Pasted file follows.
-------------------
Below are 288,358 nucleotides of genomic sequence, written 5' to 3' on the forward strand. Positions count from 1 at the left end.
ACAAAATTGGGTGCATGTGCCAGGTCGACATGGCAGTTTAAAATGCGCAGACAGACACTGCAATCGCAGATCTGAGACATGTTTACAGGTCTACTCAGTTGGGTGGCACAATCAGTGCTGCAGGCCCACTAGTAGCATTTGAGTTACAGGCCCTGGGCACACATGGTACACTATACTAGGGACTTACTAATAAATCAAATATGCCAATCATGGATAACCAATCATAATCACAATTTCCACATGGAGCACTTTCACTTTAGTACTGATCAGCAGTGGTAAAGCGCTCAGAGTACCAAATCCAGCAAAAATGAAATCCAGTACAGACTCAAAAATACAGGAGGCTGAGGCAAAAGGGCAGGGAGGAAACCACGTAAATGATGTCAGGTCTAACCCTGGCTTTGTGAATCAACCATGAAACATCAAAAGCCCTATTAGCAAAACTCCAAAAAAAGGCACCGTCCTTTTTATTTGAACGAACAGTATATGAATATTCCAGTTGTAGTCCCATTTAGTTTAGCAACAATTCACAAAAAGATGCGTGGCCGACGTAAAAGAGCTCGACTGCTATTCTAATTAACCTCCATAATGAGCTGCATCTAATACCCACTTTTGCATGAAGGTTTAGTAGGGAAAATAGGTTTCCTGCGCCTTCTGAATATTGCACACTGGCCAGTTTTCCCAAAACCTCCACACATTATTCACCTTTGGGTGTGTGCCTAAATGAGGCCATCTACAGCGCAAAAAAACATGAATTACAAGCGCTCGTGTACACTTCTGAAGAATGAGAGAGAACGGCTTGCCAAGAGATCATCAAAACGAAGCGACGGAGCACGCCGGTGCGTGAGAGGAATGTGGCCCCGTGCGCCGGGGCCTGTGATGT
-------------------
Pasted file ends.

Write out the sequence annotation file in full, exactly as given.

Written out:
Below are 288,358 nucleotides of genomic sequence, written 5' to 3' on the forward strand. Positions count from 1 at the left end.
ACAAAATTGGGTGCATGTGCCAGGTCGACATGGCAGTTTAAAATGCGCAGACAGACACTGCAATCGCAGATCTGAGACATGTTTACAGGTCTACTCAGTTGGGTGGCACAATCAGTGCTGCAGGCCCACTAGTAGCATTTGAGTTACAGGCCCTGGGCACACATGGTACACTATACTAGGGACTTACTAATAAATCAAATATGCCAATCATGGATAACCAATCATAATCACAATTTCCACATGGAGCACTTTCACTTTAGTACTGATCAGCAGTGGTAAAGCGCTCAGAGTACCAAATCCAGCAAAAATGAAATCCAGTACAGACTCAAAAATACAGGAGGCTGAGGCAAAAGGGCAGGGAGGAAACCACGTAAATGATGTCAGGTCTAACCCTGGCTTTGTGAATCAACCATGAAACATCAAAAGCCCTATTAGCAAAACTCCAAAAAAAGGCACCGTCCTTTTTATTTGAACGAACAGTATATGAATATTCCAGTTGTAGTCCCATTTAGTTTAGCAACAATTCACAAAAAGATGCGTGGCCGACGTAAAAGAGCTCGACTGCTATTCTAATTAACCTCCATAATGAGCTGCATCTAATACCCACTTTTGCATGAAGGTTTAGTAGGGAAAATAGGTTTCCTGCGCCTTCTGAATATTGCACACTGGCCAGTTTTCCCAAAACCTCCACACATTATTCACCTTTGGGTGTGTGCCTAAATGAGGCCATCTACAGCGCAAAAAAACATGAATTACAAGCGCTCGTGTACACTTCTGAAGAATGAGAGAGAACGGCTTGCCAAGAGATCATCAAAACGAAGCGACGGAGCACGCCGGTGCGTGAGAGGAATGTGGCCCCGTGCGCCGGGGCCTGTGATGT